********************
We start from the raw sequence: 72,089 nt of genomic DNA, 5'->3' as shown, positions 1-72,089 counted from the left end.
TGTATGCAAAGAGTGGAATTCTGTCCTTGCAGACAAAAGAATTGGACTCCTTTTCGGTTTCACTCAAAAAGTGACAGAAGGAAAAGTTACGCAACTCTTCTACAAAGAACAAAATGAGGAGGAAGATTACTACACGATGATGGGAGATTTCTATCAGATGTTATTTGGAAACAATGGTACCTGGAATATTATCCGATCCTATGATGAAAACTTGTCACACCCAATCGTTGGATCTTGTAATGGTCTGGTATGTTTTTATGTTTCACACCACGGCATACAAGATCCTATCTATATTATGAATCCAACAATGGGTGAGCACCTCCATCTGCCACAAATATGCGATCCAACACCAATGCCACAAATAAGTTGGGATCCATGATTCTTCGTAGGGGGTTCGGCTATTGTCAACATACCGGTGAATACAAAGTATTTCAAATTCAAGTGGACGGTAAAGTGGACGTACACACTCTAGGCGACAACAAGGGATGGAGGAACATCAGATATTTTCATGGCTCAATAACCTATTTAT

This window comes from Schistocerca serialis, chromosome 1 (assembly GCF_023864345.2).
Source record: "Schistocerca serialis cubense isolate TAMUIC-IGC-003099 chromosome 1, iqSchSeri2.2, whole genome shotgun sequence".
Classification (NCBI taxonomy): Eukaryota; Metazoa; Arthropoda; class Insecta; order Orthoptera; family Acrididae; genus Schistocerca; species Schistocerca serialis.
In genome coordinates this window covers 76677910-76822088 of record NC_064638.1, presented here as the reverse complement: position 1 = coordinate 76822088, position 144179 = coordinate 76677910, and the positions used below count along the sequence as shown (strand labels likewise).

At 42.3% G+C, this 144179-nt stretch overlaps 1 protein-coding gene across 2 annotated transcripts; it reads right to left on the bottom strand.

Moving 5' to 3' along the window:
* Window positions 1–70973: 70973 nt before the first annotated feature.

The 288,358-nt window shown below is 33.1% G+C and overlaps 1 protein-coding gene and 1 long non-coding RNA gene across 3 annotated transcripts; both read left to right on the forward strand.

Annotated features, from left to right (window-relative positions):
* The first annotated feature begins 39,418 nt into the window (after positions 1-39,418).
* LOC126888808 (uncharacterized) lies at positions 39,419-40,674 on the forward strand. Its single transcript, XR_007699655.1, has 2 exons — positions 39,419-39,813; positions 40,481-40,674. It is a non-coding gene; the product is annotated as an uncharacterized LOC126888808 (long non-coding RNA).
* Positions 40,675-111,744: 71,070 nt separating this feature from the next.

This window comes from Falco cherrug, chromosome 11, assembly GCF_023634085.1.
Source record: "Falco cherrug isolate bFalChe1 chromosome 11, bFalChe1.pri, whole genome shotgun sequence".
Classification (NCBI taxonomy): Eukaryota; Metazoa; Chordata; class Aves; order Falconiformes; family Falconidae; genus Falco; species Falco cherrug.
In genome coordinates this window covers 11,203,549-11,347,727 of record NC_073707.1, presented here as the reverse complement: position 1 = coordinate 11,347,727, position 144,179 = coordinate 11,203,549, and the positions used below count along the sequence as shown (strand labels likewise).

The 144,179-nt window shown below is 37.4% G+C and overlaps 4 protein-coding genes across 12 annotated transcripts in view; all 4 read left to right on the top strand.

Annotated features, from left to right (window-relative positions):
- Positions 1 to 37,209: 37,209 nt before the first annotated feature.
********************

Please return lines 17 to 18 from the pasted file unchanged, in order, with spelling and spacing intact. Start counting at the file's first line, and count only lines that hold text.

Classification (NCBI taxonomy): Eukaryota; Metazoa; Chordata; class Aves; order Falconiformes; family Falconidae; genus Falco; species Falco cherrug.
In genome coordinates this window covers 11,203,549-11,347,727 of record NC_073707.1, presented here as the reverse complement: position 1 = coordinate 11,347,727, position 144,179 = coordinate 11,203,549, and the positions used below count along the sequence as shown (strand labels likewise).